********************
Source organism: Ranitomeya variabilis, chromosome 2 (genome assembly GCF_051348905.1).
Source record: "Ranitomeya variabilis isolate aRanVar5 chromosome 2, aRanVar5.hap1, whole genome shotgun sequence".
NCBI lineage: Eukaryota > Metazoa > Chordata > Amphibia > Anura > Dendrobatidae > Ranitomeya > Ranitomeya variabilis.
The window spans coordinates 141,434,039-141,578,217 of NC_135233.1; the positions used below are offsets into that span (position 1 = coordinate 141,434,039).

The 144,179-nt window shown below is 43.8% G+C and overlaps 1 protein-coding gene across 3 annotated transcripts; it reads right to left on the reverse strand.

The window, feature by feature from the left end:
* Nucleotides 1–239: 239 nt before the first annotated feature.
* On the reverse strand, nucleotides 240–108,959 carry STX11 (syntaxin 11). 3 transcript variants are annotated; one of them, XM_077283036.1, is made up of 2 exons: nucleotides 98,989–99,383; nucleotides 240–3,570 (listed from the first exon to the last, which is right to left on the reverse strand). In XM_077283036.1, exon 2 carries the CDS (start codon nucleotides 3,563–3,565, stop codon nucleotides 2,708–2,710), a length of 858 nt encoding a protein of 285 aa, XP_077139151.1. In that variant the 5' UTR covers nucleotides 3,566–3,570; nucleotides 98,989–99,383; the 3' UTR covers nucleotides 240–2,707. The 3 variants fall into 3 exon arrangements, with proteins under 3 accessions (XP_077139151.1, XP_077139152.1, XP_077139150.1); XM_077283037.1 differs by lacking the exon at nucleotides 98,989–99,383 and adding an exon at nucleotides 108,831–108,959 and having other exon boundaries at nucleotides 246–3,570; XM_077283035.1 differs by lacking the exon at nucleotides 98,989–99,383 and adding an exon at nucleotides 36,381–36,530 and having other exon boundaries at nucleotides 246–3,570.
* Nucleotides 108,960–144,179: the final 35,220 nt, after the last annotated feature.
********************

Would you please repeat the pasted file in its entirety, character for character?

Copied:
Source organism: Ranitomeya variabilis, chromosome 2 (genome assembly GCF_051348905.1).
Source record: "Ranitomeya variabilis isolate aRanVar5 chromosome 2, aRanVar5.hap1, whole genome shotgun sequence".
NCBI lineage: Eukaryota > Metazoa > Chordata > Amphibia > Anura > Dendrobatidae > Ranitomeya > Ranitomeya variabilis.
The window spans coordinates 141,434,039-141,578,217 of NC_135233.1; the positions used below are offsets into that span (position 1 = coordinate 141,434,039).

The 144,179-nt window shown below is 43.8% G+C and overlaps 1 protein-coding gene across 3 annotated transcripts; it reads right to left on the reverse strand.

The window, feature by feature from the left end:
* Nucleotides 1–239: 239 nt before the first annotated feature.
* On the reverse strand, nucleotides 240–108,959 carry STX11 (syntaxin 11). 3 transcript variants are annotated; one of them, XM_077283036.1, is made up of 2 exons: nucleotides 98,989–99,383; nucleotides 240–3,570 (listed from the first exon to the last, which is right to left on the reverse strand). In XM_077283036.1, exon 2 carries the CDS (start codon nucleotides 3,563–3,565, stop codon nucleotides 2,708–2,710), a length of 858 nt encoding a protein of 285 aa, XP_077139151.1. In that variant the 5' UTR covers nucleotides 3,566–3,570; nucleotides 98,989–99,383; the 3' UTR covers nucleotides 240–2,707. The 3 variants fall into 3 exon arrangements, with proteins under 3 accessions (XP_077139151.1, XP_077139152.1, XP_077139150.1); XM_077283037.1 differs by lacking the exon at nucleotides 98,989–99,383 and adding an exon at nucleotides 108,831–108,959 and having other exon boundaries at nucleotides 246–3,570; XM_077283035.1 differs by lacking the exon at nucleotides 98,989–99,383 and adding an exon at nucleotides 36,381–36,530 and having other exon boundaries at nucleotides 246–3,570.
* Nucleotides 108,960–144,179: the final 35,220 nt, after the last annotated feature.